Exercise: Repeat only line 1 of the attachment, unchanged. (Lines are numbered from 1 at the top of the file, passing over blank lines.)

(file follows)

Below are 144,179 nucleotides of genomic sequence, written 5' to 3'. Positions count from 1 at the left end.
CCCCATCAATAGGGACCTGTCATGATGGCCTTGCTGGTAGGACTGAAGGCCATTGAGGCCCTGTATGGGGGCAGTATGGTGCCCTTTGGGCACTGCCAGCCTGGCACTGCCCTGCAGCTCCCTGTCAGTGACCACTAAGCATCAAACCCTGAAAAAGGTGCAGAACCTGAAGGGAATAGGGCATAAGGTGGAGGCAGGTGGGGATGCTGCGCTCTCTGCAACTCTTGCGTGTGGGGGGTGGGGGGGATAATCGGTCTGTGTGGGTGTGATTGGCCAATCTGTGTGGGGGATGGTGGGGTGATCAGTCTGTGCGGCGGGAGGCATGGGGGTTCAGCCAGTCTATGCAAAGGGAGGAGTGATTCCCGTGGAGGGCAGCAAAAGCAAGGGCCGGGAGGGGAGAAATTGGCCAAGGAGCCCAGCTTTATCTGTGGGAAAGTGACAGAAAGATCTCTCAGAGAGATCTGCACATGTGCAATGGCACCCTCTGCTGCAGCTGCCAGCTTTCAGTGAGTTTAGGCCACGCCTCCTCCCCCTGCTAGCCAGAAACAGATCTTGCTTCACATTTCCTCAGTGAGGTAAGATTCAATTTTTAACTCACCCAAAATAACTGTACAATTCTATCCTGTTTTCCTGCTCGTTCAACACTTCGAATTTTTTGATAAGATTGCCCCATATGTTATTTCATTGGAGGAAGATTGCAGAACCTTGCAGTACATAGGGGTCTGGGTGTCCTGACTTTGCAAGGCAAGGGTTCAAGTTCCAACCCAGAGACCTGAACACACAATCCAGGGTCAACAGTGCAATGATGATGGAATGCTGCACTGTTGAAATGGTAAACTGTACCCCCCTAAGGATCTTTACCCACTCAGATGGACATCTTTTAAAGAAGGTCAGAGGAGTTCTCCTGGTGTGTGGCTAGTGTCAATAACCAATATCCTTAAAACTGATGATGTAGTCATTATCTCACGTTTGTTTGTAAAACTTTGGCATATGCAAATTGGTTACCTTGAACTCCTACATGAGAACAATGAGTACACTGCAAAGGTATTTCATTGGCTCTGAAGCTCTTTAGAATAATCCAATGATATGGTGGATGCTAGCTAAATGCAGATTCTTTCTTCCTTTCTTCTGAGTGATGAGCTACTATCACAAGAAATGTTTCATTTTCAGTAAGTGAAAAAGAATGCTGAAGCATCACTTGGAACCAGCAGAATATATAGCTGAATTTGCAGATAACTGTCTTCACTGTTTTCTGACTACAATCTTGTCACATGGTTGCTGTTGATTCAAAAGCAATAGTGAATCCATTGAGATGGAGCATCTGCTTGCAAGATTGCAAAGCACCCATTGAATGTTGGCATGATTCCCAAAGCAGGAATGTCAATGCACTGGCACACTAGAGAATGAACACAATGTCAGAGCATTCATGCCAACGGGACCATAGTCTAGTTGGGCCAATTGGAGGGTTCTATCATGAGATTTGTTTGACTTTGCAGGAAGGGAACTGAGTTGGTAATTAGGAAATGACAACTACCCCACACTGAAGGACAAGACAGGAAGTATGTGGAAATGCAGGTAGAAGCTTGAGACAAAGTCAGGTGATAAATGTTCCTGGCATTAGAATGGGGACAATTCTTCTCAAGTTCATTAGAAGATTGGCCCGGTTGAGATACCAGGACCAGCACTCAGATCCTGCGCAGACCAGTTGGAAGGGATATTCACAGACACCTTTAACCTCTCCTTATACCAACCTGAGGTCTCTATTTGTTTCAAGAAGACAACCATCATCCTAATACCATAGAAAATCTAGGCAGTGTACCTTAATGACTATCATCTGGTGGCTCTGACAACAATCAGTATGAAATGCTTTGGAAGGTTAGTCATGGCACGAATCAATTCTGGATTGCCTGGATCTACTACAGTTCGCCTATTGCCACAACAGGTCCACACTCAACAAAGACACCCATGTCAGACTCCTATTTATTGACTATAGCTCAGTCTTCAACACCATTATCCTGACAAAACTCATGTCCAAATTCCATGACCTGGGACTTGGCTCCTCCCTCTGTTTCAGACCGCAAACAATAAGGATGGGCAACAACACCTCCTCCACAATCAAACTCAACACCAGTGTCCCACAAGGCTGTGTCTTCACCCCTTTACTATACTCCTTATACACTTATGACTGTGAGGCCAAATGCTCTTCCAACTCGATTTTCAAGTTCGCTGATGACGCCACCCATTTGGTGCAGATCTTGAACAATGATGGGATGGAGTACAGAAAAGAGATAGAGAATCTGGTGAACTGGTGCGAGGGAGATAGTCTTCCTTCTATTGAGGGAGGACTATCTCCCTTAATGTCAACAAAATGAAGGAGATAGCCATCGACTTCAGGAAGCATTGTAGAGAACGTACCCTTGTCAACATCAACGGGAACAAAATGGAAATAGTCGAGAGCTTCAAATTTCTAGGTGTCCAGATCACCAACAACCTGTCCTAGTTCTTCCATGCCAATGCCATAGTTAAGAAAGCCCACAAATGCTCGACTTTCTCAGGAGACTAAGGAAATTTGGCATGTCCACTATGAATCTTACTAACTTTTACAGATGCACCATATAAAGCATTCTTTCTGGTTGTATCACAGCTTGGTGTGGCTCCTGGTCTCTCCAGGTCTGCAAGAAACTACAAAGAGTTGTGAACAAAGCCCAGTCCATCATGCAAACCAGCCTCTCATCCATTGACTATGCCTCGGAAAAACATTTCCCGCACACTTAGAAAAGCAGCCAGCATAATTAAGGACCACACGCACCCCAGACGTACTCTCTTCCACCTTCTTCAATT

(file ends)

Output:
Below are 144,179 nucleotides of genomic sequence, written 5' to 3'. Positions count from 1 at the left end.